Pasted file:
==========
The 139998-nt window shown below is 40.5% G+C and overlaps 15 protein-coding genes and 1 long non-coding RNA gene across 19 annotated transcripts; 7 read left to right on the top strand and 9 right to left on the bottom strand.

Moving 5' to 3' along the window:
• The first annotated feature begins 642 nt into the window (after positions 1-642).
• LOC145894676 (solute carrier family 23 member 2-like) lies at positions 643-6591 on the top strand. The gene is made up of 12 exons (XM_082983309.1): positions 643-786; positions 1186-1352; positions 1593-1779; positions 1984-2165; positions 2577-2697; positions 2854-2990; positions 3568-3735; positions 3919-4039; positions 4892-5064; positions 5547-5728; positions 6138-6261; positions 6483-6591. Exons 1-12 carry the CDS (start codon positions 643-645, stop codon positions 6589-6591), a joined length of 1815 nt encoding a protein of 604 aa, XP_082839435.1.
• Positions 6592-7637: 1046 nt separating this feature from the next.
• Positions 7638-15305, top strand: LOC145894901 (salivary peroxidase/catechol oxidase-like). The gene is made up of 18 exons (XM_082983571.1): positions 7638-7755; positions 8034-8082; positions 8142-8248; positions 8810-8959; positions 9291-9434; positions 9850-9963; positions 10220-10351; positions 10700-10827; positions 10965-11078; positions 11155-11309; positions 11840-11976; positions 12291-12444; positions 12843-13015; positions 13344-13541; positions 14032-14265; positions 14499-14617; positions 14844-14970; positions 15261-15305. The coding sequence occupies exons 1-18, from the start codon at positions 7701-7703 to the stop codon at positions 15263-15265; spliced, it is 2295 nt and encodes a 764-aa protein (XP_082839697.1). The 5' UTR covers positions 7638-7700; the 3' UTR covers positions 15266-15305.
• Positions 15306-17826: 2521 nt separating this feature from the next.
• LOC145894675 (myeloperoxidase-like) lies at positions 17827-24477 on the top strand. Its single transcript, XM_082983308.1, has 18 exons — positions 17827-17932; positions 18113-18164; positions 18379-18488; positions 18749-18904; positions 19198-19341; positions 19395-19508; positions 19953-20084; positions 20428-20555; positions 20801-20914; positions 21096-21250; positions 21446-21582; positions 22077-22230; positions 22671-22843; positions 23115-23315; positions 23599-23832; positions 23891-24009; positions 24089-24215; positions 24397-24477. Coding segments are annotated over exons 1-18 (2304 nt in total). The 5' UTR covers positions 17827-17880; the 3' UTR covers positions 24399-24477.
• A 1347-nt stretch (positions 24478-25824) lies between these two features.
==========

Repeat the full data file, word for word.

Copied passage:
The 139998-nt window shown below is 40.5% G+C and overlaps 15 protein-coding genes and 1 long non-coding RNA gene across 19 annotated transcripts; 7 read left to right on the top strand and 9 right to left on the bottom strand.

Moving 5' to 3' along the window:
• The first annotated feature begins 642 nt into the window (after positions 1-642).
• LOC145894676 (solute carrier family 23 member 2-like) lies at positions 643-6591 on the top strand. The gene is made up of 12 exons (XM_082983309.1): positions 643-786; positions 1186-1352; positions 1593-1779; positions 1984-2165; positions 2577-2697; positions 2854-2990; positions 3568-3735; positions 3919-4039; positions 4892-5064; positions 5547-5728; positions 6138-6261; positions 6483-6591. Exons 1-12 carry the CDS (start codon positions 643-645, stop codon positions 6589-6591), a joined length of 1815 nt encoding a protein of 604 aa, XP_082839435.1.
• Positions 6592-7637: 1046 nt separating this feature from the next.
• Positions 7638-15305, top strand: LOC145894901 (salivary peroxidase/catechol oxidase-like). The gene is made up of 18 exons (XM_082983571.1): positions 7638-7755; positions 8034-8082; positions 8142-8248; positions 8810-8959; positions 9291-9434; positions 9850-9963; positions 10220-10351; positions 10700-10827; positions 10965-11078; positions 11155-11309; positions 11840-11976; positions 12291-12444; positions 12843-13015; positions 13344-13541; positions 14032-14265; positions 14499-14617; positions 14844-14970; positions 15261-15305. The coding sequence occupies exons 1-18, from the start codon at positions 7701-7703 to the stop codon at positions 15263-15265; spliced, it is 2295 nt and encodes a 764-aa protein (XP_082839697.1). The 5' UTR covers positions 7638-7700; the 3' UTR covers positions 15266-15305.
• Positions 15306-17826: 2521 nt separating this feature from the next.
• LOC145894675 (myeloperoxidase-like) lies at positions 17827-24477 on the top strand. Its single transcript, XM_082983308.1, has 18 exons — positions 17827-17932; positions 18113-18164; positions 18379-18488; positions 18749-18904; positions 19198-19341; positions 19395-19508; positions 19953-20084; positions 20428-20555; positions 20801-20914; positions 21096-21250; positions 21446-21582; positions 22077-22230; positions 22671-22843; positions 23115-23315; positions 23599-23832; positions 23891-24009; positions 24089-24215; positions 24397-24477. Coding segments are annotated over exons 1-18 (2304 nt in total). The 5' UTR covers positions 17827-17880; the 3' UTR covers positions 24399-24477.
• A 1347-nt stretch (positions 24478-25824) lies between these two features.